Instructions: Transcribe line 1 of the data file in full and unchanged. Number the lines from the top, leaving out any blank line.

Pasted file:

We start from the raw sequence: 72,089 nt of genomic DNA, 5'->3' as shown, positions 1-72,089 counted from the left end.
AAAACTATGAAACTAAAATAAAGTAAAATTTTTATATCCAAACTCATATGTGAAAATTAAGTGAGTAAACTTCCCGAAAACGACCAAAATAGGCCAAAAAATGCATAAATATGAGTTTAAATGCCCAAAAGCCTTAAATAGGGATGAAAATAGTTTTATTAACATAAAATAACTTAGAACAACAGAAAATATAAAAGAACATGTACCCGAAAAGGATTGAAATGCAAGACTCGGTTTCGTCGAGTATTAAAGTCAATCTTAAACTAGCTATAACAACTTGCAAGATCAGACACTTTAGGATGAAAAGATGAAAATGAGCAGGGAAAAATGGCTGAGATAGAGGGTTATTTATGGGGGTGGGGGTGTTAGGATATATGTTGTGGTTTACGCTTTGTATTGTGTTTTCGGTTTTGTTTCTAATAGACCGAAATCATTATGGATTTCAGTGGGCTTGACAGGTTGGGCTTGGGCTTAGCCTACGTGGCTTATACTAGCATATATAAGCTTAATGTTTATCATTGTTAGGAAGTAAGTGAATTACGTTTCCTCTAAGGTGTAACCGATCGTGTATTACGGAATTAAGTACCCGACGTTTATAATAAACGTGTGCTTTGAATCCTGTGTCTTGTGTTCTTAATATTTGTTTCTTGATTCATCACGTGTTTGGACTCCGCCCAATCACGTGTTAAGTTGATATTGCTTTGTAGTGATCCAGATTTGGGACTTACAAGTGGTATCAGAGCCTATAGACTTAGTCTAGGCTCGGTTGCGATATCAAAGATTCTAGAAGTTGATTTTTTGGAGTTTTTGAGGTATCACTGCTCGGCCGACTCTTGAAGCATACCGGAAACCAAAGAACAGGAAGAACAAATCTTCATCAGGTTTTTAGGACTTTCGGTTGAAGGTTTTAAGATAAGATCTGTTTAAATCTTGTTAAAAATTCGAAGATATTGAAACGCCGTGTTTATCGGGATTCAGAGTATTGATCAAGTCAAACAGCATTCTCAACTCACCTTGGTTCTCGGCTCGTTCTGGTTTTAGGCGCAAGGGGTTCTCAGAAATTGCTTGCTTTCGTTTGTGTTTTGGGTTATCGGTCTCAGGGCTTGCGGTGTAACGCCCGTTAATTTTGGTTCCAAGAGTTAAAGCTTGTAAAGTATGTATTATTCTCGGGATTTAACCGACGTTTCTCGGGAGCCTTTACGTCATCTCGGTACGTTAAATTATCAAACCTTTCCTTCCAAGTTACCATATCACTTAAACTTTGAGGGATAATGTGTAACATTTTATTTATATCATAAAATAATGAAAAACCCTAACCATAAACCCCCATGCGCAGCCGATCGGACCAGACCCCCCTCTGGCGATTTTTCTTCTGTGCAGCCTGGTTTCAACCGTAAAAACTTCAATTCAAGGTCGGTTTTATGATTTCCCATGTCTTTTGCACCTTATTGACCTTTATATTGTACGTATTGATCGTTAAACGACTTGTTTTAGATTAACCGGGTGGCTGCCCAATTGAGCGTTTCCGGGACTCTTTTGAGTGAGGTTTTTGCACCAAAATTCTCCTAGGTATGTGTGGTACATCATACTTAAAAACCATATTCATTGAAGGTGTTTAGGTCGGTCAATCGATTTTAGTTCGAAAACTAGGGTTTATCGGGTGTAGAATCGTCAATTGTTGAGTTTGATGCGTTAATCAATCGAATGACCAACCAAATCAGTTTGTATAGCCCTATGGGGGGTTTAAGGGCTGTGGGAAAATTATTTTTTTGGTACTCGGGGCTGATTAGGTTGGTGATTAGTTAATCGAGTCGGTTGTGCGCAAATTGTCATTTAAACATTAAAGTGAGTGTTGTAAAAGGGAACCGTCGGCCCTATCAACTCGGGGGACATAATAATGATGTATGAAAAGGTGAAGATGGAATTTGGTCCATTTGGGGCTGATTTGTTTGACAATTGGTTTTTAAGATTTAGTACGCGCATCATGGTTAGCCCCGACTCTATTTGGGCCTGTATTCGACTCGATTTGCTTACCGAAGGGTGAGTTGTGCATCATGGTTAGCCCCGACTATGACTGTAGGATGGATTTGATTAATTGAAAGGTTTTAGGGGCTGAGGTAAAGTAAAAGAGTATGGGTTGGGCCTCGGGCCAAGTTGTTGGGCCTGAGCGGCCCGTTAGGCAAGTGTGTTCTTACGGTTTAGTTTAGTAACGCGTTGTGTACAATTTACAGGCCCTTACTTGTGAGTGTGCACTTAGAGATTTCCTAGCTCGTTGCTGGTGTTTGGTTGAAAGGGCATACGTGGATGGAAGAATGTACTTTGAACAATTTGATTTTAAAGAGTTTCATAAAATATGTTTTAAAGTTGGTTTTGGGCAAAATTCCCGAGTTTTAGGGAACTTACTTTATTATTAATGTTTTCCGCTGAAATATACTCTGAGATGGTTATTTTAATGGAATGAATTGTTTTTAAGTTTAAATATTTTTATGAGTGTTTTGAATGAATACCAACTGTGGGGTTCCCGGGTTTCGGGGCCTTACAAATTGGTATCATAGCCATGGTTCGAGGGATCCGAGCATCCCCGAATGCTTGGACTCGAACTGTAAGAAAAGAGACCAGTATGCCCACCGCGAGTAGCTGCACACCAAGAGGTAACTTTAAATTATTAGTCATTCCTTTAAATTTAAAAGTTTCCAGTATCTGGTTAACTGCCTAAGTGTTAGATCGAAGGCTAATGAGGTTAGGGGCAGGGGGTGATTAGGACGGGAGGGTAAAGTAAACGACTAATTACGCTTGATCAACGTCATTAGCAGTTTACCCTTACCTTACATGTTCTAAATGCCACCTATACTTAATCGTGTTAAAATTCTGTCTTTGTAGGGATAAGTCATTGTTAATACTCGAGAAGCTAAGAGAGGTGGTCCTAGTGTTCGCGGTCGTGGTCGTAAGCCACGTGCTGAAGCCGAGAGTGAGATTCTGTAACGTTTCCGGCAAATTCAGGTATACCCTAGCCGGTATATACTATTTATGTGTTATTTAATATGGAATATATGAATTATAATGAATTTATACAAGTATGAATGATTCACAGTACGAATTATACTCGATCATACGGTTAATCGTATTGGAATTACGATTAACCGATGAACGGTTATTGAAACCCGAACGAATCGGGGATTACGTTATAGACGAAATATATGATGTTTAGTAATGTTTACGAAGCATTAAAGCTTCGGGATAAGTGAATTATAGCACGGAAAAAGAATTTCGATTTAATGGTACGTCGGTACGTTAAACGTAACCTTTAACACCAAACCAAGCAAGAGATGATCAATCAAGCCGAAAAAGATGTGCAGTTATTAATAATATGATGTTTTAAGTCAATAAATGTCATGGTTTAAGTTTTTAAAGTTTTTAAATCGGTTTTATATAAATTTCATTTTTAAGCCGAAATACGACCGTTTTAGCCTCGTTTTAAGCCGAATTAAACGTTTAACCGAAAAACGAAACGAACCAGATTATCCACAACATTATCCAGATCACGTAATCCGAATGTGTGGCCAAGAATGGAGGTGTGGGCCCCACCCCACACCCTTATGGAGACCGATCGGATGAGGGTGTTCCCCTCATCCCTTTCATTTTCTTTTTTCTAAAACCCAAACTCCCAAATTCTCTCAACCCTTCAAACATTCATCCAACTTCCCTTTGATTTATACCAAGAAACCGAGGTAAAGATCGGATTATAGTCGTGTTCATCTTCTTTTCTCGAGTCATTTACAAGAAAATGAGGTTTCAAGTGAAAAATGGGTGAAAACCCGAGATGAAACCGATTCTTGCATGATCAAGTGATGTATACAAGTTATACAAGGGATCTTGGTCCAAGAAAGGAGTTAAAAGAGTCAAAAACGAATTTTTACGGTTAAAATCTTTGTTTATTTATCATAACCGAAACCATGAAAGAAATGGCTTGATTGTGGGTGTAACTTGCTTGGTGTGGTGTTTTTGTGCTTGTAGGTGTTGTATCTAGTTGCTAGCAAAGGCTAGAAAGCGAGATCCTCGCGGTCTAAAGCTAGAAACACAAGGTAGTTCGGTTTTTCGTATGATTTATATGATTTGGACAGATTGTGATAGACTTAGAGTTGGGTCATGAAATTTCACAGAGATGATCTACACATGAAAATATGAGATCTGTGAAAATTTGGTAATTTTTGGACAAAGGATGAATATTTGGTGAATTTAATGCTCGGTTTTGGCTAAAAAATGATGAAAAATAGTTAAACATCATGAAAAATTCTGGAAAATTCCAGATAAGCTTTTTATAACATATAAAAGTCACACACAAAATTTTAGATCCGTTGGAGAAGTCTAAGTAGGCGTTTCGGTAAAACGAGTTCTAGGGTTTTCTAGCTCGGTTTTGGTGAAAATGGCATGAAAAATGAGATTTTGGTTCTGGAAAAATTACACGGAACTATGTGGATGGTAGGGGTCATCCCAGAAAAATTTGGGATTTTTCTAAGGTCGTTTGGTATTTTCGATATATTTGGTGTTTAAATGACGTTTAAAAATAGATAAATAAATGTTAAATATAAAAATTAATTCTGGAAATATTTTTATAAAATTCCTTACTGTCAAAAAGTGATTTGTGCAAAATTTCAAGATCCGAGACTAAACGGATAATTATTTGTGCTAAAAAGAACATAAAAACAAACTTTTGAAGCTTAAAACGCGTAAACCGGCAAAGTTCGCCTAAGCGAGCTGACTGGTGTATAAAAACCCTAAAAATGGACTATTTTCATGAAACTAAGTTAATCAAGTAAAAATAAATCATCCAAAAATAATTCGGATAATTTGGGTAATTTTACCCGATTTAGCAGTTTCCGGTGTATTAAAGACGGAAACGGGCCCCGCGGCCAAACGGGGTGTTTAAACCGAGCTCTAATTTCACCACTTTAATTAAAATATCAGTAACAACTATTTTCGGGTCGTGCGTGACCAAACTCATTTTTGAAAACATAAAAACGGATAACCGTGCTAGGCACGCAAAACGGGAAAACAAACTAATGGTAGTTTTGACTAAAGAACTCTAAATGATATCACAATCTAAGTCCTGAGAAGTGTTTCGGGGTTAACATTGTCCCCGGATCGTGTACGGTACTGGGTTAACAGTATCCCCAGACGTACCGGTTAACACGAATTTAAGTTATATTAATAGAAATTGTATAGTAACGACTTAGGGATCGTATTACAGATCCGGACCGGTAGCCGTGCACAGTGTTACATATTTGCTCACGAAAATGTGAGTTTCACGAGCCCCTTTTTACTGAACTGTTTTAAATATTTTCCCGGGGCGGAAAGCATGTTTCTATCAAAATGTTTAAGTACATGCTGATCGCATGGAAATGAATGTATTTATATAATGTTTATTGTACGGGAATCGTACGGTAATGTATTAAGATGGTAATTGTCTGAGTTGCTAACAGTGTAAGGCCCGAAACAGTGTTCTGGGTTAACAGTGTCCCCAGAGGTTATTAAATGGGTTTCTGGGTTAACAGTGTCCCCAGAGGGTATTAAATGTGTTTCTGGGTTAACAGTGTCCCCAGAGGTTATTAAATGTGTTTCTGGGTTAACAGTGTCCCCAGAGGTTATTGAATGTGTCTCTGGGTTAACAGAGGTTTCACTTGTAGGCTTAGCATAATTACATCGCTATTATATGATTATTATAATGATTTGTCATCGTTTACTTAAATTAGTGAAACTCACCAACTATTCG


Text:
We start from the raw sequence: 72,089 nt of genomic DNA, 5'->3' as shown, positions 1-72,089 counted from the left end.